SAN FRANCISCO (Reuters) - San Francisco Federal Reserve Bank President John Williams on Friday repeated his view that the U.S. central bank needs to reduce monetary stimulus before the economy overshoots the Fed’s employment and inflation goals and the Fed has to “slam on the brakes.”
An aging workforce and low productivity growth will keep the United States from growing faster than about 2 percent annually on a sustainable basis, Williams said at the Bay Area Economic Institute’s annual forecast conference.
Donald Trump, sworn in as the 45th U.S. president just hours earlier, has promised his economic policies will boost growth to 4 percent.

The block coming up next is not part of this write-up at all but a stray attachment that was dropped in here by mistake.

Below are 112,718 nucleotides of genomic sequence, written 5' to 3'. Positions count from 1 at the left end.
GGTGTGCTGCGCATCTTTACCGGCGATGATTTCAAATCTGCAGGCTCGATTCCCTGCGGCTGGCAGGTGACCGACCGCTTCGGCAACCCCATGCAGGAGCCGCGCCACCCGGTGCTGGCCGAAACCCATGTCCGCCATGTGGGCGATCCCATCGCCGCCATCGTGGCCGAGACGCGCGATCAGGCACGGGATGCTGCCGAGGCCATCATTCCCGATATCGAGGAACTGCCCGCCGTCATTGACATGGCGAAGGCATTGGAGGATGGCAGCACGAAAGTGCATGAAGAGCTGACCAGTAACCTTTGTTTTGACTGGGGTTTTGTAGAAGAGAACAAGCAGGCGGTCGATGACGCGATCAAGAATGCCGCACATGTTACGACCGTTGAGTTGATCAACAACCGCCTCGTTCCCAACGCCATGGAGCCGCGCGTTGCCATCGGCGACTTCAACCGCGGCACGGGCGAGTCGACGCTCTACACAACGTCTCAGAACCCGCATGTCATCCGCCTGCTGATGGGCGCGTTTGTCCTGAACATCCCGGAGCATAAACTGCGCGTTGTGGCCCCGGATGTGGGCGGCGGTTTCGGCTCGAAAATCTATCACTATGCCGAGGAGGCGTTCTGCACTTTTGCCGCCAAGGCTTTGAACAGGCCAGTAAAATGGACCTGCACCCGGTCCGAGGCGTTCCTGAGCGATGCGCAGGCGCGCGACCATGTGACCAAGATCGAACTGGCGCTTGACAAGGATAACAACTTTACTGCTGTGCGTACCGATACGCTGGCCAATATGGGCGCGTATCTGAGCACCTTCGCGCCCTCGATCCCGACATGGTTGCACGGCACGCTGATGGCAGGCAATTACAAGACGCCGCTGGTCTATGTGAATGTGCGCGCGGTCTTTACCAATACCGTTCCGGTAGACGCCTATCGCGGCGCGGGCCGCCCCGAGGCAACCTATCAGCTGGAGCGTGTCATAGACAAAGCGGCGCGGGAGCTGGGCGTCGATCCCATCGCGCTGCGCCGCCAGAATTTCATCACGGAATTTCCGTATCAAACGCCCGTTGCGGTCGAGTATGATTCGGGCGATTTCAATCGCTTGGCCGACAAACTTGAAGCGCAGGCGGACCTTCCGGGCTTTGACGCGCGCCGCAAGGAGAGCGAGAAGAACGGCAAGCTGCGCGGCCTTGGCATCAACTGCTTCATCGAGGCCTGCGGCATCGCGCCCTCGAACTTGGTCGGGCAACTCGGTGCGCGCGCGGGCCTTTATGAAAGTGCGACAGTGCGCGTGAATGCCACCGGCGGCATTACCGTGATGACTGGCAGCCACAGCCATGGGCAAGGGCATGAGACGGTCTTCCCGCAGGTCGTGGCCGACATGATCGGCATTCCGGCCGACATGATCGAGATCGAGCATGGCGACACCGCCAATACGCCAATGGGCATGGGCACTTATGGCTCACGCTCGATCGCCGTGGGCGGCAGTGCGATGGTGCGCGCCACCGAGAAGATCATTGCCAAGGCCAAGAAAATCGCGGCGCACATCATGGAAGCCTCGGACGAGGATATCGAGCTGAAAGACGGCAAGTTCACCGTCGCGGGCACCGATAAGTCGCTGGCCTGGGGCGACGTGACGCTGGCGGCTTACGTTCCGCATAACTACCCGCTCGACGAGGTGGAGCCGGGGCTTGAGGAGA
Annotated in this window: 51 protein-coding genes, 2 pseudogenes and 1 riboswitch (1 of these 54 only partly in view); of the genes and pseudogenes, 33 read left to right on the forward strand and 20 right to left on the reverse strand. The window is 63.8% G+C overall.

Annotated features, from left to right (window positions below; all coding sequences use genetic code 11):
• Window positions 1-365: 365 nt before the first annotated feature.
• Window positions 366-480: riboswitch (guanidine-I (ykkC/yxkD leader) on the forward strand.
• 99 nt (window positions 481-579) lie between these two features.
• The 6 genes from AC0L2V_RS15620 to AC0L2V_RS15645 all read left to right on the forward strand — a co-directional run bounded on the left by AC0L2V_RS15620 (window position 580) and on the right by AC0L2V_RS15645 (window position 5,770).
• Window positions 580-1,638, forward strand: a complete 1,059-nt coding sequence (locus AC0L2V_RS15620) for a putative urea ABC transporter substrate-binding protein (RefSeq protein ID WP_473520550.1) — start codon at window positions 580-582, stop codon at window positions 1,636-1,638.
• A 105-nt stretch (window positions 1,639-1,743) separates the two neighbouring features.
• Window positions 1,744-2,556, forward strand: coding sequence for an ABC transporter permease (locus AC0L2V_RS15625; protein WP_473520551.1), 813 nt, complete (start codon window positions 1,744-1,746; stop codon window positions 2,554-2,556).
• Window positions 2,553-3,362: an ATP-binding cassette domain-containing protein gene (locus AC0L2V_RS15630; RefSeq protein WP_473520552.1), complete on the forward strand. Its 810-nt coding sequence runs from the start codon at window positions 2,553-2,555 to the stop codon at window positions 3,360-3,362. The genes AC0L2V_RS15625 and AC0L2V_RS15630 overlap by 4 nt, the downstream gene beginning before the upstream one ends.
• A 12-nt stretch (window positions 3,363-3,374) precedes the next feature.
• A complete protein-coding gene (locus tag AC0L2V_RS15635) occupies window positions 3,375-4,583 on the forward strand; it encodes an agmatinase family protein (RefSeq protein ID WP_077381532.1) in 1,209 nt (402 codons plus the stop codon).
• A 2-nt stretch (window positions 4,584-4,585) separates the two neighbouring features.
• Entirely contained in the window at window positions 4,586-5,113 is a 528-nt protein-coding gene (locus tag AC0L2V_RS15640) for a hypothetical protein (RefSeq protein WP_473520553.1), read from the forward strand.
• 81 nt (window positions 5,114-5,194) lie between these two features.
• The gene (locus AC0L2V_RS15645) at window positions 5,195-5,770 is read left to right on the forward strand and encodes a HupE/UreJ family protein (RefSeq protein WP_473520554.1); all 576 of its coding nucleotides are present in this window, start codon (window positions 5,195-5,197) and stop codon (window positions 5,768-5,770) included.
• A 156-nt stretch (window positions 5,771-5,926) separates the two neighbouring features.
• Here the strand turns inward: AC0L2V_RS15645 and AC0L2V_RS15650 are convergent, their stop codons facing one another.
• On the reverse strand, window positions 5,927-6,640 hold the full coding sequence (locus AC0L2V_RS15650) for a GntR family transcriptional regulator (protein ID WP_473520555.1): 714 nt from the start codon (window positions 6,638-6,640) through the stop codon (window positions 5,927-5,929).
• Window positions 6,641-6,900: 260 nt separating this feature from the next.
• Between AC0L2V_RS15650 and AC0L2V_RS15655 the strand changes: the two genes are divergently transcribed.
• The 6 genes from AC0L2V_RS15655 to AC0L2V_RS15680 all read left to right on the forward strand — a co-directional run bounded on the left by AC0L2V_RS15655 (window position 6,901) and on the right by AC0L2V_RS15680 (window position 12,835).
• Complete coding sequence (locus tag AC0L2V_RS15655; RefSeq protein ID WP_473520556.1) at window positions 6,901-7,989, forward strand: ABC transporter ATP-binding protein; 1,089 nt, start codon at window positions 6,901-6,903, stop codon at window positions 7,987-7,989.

It was unclear how that ambition will square with the Fed’s determination, as articulated by Fed Chair Janet Yellen earlier this week, to raise rates gradually in order to prevent the economy from overheating.
Williams, who does not vote on Fed policy this year, did not directly address the disconnect, but said the Fed does not want to see the unemployment rate, at 4.7 percent, falling lower and lower, and inflation, now at about 1.75 percent, to rise higher and higher.
Instead, he said, the Fed’s goal is stabilize both at near current levels, and to do so, it needs to raise rates further.
Reporting by Ann Saphir; Editing by Chizu Nomiyama